Edgetone Records
    3020 El Cerrito Plaza, #320
    El Cerrito, CA 94530
    www: http://www.edgetonerecords.com

    Words Unspoken EP
    (Beats Broke)

    Two Dutch guys who really know how to mine a groove. The title track takes the jaunty funkiness of "Low Rider" and turns those shuffling beats into a dark, dense jam. Along with another thousand or so songs ("Push It" and "Funky Cold Medina" come immediately to mind) the drum and bass elements on "Words Unspoken" run very close to the old War horse, but here those jams are pressed into service by music far superior to most.

    Is that a defense? I dunno. "Words Unspoken" is one of the most compelling songs I've heard this year, even though the song title comprises pretty much all the lyrics. Indeed, the three songs here are high on throb and short on verbage. Cool by me. I always say if you've got a groove, put all the focus there.

    This presages a full-length next year. We'll see if the boys can make that hold up. Until then, we'll have to make do with the brilliance of "Words Unspoken."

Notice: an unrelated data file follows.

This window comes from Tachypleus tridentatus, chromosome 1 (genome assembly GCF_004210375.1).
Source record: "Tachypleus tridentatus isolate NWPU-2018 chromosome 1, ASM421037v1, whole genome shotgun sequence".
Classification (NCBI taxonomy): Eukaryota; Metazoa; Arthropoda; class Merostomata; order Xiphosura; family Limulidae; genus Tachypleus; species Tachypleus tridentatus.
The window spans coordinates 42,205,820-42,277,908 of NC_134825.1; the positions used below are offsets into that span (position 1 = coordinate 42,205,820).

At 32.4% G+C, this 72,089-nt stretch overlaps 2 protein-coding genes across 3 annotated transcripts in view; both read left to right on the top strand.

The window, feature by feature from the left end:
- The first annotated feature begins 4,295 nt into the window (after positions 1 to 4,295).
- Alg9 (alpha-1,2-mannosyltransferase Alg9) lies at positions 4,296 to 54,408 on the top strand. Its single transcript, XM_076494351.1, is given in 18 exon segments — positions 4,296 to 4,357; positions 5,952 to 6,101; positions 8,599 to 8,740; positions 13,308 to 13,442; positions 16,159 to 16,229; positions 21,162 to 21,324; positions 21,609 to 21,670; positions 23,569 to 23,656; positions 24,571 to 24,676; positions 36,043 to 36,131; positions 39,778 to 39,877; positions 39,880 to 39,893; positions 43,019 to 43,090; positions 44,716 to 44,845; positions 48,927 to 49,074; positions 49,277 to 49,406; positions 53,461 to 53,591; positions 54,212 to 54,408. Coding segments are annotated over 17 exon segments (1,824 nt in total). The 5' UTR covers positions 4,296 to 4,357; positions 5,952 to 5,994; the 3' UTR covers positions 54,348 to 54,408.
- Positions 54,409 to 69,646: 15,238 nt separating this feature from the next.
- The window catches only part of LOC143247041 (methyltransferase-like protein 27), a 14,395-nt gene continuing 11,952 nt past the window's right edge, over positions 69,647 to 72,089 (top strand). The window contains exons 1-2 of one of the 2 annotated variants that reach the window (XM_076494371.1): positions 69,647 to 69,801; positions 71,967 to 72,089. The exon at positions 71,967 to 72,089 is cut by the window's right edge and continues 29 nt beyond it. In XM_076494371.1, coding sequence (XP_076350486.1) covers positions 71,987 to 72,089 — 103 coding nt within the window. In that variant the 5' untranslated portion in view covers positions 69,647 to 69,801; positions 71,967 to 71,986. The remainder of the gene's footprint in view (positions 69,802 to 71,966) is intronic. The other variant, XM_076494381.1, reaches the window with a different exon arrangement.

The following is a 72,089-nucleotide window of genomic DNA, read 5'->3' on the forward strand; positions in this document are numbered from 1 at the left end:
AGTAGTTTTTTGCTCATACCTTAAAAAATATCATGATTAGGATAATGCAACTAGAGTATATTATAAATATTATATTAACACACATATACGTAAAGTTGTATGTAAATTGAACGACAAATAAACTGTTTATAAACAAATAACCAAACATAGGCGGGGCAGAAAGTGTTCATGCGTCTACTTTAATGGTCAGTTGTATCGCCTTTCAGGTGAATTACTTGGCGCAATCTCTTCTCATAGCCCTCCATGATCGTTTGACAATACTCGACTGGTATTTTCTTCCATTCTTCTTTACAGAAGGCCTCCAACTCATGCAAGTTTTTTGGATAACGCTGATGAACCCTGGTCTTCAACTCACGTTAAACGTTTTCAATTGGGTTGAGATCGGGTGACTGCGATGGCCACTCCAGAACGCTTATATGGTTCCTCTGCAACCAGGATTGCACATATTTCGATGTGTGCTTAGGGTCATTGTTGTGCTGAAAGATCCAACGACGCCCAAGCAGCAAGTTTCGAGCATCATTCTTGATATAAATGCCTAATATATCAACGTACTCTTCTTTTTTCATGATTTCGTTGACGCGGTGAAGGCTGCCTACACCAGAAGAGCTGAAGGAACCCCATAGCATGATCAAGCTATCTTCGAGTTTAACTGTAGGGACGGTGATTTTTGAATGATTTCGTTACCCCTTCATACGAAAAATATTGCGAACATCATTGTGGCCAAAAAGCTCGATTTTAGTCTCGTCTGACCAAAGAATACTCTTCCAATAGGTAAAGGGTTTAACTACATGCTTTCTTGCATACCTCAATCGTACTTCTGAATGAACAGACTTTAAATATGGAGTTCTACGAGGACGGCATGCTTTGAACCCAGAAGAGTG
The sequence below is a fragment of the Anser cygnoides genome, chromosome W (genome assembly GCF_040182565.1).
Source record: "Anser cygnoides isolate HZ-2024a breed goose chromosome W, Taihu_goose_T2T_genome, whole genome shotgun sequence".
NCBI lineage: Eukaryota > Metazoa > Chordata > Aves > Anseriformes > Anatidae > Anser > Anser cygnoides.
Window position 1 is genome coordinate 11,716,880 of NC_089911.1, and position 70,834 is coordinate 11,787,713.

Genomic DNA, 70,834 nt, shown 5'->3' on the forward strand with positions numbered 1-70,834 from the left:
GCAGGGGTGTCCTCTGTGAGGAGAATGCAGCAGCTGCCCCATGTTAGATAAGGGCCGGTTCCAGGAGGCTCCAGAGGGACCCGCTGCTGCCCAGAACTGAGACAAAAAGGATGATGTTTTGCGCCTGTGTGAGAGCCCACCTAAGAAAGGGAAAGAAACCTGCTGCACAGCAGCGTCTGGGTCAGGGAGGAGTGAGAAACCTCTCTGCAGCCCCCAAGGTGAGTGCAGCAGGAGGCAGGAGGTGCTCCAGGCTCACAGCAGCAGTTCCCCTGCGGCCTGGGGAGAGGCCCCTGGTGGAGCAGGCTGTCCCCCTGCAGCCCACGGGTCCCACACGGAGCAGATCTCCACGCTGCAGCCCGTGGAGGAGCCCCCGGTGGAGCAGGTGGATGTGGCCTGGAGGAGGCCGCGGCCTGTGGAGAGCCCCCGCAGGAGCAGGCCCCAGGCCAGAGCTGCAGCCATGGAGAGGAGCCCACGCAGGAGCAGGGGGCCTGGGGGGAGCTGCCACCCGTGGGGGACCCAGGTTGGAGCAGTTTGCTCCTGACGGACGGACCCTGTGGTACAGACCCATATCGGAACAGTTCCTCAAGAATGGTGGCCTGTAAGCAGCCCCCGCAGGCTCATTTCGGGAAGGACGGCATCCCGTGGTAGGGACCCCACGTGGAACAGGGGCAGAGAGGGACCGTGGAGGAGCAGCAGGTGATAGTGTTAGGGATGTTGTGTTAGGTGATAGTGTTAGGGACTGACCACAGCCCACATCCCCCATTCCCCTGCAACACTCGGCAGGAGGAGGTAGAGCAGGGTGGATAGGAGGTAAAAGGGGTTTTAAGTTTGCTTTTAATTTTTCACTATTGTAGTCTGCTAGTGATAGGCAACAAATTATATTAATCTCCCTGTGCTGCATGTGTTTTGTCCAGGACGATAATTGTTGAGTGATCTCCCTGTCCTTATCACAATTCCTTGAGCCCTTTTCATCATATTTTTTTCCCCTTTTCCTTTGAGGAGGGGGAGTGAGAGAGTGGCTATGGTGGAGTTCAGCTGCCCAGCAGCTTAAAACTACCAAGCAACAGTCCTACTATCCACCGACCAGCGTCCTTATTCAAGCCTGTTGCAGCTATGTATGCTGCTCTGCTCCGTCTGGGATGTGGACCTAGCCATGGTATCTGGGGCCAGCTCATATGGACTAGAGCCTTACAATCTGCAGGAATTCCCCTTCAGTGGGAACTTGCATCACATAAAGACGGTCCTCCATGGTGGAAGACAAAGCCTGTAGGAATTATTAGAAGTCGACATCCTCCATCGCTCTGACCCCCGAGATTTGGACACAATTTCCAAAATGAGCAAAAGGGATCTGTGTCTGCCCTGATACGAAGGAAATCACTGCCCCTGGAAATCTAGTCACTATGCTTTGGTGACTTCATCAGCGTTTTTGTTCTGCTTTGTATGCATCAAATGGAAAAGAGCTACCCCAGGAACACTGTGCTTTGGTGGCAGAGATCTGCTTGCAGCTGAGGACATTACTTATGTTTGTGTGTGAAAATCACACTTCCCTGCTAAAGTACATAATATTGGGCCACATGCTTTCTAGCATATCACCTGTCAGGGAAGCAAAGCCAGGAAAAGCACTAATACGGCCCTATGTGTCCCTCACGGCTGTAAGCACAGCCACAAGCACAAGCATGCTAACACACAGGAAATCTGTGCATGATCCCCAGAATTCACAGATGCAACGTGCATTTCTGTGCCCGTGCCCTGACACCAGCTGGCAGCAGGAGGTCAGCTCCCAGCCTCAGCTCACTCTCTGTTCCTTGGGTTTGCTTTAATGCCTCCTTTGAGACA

Beats Broke
    www: http://www.beatsbroke.com

    Not So Cold, Cave EP

    Gerald Perez lives in Orlando, but his work as Maximino travels all over the electronic landscape. While these songs may sound as if they're simple table settings at first, the intricate burblings weave a much more complex picture as the EP wears on.

    And while these songs never really take flight or even form themselves into songs proper, they have an intriguing structure all their own. The internal logic of these pieces is almost as entrancing as the sounds they purvey.

    The EP is the perfect length for an introduction to the unusual sounds of Maximino. A full-length might be too much, and a single is simply not enough to begin to comprehend what's going on here. I'm curious to see how this will hold up, but right now I'm fascinated.

    www: http://maximino.bandcamp.com

    Mutiny Mutiny

    The power trio is dead. Has been dead. Is no longer an issue. The indie trio, on the other hand, is alive and well.